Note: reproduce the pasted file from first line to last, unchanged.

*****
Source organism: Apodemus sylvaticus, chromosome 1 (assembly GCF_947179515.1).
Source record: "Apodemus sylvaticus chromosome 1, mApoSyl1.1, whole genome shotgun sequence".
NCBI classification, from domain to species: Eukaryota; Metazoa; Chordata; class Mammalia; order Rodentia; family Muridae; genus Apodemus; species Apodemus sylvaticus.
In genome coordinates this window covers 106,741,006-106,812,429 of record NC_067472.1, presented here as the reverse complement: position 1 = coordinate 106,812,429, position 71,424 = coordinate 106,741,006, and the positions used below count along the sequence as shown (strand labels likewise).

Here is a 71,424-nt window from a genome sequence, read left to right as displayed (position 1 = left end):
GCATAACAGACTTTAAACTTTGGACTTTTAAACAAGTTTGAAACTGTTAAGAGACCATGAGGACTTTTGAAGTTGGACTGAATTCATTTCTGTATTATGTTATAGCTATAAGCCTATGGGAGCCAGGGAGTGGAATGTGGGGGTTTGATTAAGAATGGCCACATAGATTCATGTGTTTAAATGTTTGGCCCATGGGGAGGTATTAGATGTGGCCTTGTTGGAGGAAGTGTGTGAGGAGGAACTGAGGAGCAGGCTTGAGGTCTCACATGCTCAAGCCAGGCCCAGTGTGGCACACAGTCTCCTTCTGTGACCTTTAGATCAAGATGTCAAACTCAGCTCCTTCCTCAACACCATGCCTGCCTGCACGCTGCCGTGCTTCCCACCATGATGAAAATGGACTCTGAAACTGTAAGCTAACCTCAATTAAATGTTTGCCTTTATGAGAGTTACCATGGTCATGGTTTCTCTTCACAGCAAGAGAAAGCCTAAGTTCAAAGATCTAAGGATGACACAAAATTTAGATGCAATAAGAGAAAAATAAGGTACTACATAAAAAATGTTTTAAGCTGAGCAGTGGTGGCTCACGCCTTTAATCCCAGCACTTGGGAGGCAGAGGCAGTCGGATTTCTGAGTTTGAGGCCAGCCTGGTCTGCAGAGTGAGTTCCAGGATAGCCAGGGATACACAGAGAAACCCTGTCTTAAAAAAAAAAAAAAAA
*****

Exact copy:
Source organism: Apodemus sylvaticus, chromosome 1 (assembly GCF_947179515.1).
Source record: "Apodemus sylvaticus chromosome 1, mApoSyl1.1, whole genome shotgun sequence".
NCBI classification, from domain to species: Eukaryota; Metazoa; Chordata; class Mammalia; order Rodentia; family Muridae; genus Apodemus; species Apodemus sylvaticus.
In genome coordinates this window covers 106,741,006-106,812,429 of record NC_067472.1, presented here as the reverse complement: position 1 = coordinate 106,812,429, position 71,424 = coordinate 106,741,006, and the positions used below count along the sequence as shown (strand labels likewise).

Here is a 71,424-nt window from a genome sequence, read left to right as displayed (position 1 = left end):
GCATAACAGACTTTAAACTTTGGACTTTTAAACAAGTTTGAAACTGTTAAGAGACCATGAGGACTTTTGAAGTTGGACTGAATTCATTTCTGTATTATGTTATAGCTATAAGCCTATGGGAGCCAGGGAGTGGAATGTGGGGGTTTGATTAAGAATGGCCACATAGATTCATGTGTTTAAATGTTTGGCCCATGGGGAGGTATTAGATGTGGCCTTGTTGGAGGAAGTGTGTGAGGAGGAACTGAGGAGCAGGCTTGAGGTCTCACATGCTCAAGCCAGGCCCAGTGTGGCACACAGTCTCCTTCTGTGACCTTTAGATCAAGATGTCAAACTCAGCTCCTTCCTCAACACCATGCCTGCCTGCACGCTGCCGTGCTTCCCACCATGATGAAAATGGACTCTGAAACTGTAAGCTAACCTCAATTAAATGTTTGCCTTTATGAGAGTTACCATGGTCATGGTTTCTCTTCACAGCAAGAGAAAGCCTAAGTTCAAAGATCTAAGGATGACACAAAATTTAGATGCAATAAGAGAAAAATAAGGTACTACATAAAAAATGTTTTAAGCTGAGCAGTGGTGGCTCACGCCTTTAATCCCAGCACTTGGGAGGCAGAGGCAGTCGGATTTCTGAGTTTGAGGCCAGCCTGGTCTGCAGAGTGAGTTCCAGGATAGCCAGGGATACACAGAGAAACCCTGTCTTAAAAAAAAAAAAAAAA